Physics and chemistry of icy particles in the universe: answers from microgravity

P. Ehrenfreund, H.J. Fraser, J. Blum, J.H.E. Cartwright, J.M. Garcia-Ruiz, E. Hadamcik, A.C. Levasseur-Regourd, S. Price, F. Prodi, A. Sarkissian

Research output: Contribution to journalArticle

51 Citations (Scopus)

Abstract

During the last century, the presence of icy particles throughout the universe has been con:rmed by numerous ground and space based observations. Ultrathin icy layers are known to cover dust particles within the cold regions of the interstellar medium, and drive a rich chemistry in energetic star-forming regions. The polar caps of terrestrial planets, as well as most of the outer-solar-system satellites, are covered withan icy surface. Smaller solar system bodies, suchas comets and Kuiper Belt Objects (KBOs), contain a signi:cant fraction of icy materials. Icy particles are also present in planetary atmospheres and play an important role in determining the climate and the environmental conditions on our host planet, Earth. Water ice seems universal in space and is by far the most abundant condensed-phase species in our universe. Many research groups have focused their eAorts on understanding the physical and chemical nature of water ice. However, open questions remain as to whether ices produced in Earth's laboratories are indeed good analogs for ices observed in space environments. Although temperature and pressure conditions can be very well controlled in the laboratory, it is very diDcult to simulate the time-scales and gravity conditions of space environments. The bulk structure of ice, and the catalytic properties of the surface, could be rather diAerent when formed in zero gravity in space. The author list comprises the members of the ESA Topical Team: Physico-chemistry of ices in space. In this paper we present recent results including ground-based experiments on ice and dust, models as well as related space experiments performed under microgravity conditions. We also investigate the possibilities of designing a new infrastructure, and /or making improvements to the existing hardware in order to study ices on the International Space Station (ISS). The type of multidisciplinary facility that we describe will support research in crystal growth of ices and other solid refractory materials, aerosol microphysics, light scattering properties of solid particles, the physics of icy particle aggregates, and radiation processing of molecular ices. Studying ices in microgravity conditions will provide us with fundamental data on the nature of extraterrestrial ices and allow us to enhance our knowledge on the physical and chemical processes prevailing in diAerent space environments.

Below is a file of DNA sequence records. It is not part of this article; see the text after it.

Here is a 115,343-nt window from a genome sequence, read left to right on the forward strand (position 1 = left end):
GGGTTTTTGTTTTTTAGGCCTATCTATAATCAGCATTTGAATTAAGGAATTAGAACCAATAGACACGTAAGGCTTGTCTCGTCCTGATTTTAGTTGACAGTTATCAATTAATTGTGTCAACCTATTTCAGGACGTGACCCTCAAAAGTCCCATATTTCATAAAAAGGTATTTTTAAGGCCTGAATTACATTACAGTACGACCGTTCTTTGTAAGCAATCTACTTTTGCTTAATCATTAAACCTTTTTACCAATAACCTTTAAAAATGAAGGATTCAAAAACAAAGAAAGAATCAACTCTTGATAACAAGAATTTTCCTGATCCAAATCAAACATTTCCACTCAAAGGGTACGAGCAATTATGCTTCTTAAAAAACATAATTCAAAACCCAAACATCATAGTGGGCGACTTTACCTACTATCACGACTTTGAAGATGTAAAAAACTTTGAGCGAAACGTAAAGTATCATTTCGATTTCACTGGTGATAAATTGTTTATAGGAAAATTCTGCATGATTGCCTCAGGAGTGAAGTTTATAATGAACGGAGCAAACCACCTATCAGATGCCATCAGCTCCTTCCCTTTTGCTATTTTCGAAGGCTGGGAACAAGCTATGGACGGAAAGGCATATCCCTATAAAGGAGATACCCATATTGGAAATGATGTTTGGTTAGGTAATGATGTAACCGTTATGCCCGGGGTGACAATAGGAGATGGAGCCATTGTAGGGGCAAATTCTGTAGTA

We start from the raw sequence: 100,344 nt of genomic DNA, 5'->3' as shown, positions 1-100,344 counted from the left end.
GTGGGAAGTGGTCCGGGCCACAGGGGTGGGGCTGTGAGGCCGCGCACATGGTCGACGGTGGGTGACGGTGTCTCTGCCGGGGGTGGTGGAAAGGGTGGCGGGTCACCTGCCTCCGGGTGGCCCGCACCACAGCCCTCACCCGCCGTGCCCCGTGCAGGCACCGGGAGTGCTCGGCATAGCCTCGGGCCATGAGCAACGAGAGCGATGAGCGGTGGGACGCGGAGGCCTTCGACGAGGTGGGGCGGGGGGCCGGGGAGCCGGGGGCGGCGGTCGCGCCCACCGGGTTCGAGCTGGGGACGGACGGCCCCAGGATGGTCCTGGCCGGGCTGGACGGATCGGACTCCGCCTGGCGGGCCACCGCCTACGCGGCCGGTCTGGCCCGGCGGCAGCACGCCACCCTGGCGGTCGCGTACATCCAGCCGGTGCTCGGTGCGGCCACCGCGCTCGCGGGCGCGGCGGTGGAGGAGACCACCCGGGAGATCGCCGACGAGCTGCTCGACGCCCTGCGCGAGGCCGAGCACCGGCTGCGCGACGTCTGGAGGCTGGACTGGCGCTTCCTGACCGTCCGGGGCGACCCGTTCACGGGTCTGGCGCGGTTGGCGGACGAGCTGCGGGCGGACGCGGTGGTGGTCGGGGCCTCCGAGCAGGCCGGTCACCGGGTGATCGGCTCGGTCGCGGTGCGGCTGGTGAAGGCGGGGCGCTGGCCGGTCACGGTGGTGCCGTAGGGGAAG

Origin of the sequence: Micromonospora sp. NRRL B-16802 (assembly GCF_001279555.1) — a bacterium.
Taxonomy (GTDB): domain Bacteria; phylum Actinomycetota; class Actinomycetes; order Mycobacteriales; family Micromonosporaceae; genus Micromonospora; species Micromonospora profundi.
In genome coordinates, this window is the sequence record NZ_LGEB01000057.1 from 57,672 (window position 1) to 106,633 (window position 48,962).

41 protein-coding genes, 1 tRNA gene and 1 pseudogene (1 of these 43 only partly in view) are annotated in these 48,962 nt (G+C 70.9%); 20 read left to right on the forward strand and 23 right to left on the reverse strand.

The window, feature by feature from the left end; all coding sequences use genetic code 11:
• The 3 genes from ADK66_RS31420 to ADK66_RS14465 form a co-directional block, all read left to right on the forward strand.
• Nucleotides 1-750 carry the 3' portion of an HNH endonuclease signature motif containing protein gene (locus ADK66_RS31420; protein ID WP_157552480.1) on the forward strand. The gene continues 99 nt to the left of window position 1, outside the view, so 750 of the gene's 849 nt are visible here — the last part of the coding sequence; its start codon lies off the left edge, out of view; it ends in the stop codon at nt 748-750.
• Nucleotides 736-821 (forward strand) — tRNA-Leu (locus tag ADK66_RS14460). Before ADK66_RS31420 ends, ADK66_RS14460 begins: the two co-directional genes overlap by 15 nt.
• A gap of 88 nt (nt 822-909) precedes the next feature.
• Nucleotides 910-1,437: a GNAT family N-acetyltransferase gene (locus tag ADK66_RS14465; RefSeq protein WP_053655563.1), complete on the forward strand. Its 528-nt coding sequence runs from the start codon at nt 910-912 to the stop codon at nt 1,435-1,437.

LanguageEnglish
Pages473-494
Number of pages21
JournalPlanetary and Space Science
Volume51
DOIs
Publication statusPublished - Jun 2003

Fingerprint

microgravity
ice
physics
universe
chemistry
aerospace environments
solar system
particle
planet
dust
gravity
weightlessness
Kuiper belt
refractory materials
planetary atmosphere
planetary atmospheres
terrestrial planets
cold region
polar caps
International Space Station

Keywords

  • ice
  • dust
  • aerosols
  • comets
  • microgravity
  • laboratory measurements
  • nanoscience

Cite this

Ehrenfreund, P., Fraser, H. J., Blum, J., Cartwright, J. H. E., Garcia-Ruiz, J. M., Hadamcik, E., ... Sarkissian, A. (2003). Physics and chemistry of icy particles in the universe: answers from microgravity. Planetary and Space Science, 51, 473-494. https://doi.org/10.1016/S0032-0633(03)00052-7
Ehrenfreund, P. ; Fraser, H.J. ; Blum, J. ; Cartwright, J.H.E. ; Garcia-Ruiz, J.M. ; Hadamcik, E. ; Levasseur-Regourd, A.C. ; Price, S. ; Prodi, F. ; Sarkissian, A. / Physics and chemistry of icy particles in the universe: answers from microgravity. In: Planetary and Space Science. 2003 ; Vol. 51. pp. 473-494.
@article{a9eefd74013943b99bfec534df7de24a,
title = "Physics and chemistry of icy particles in the universe: answers from microgravity",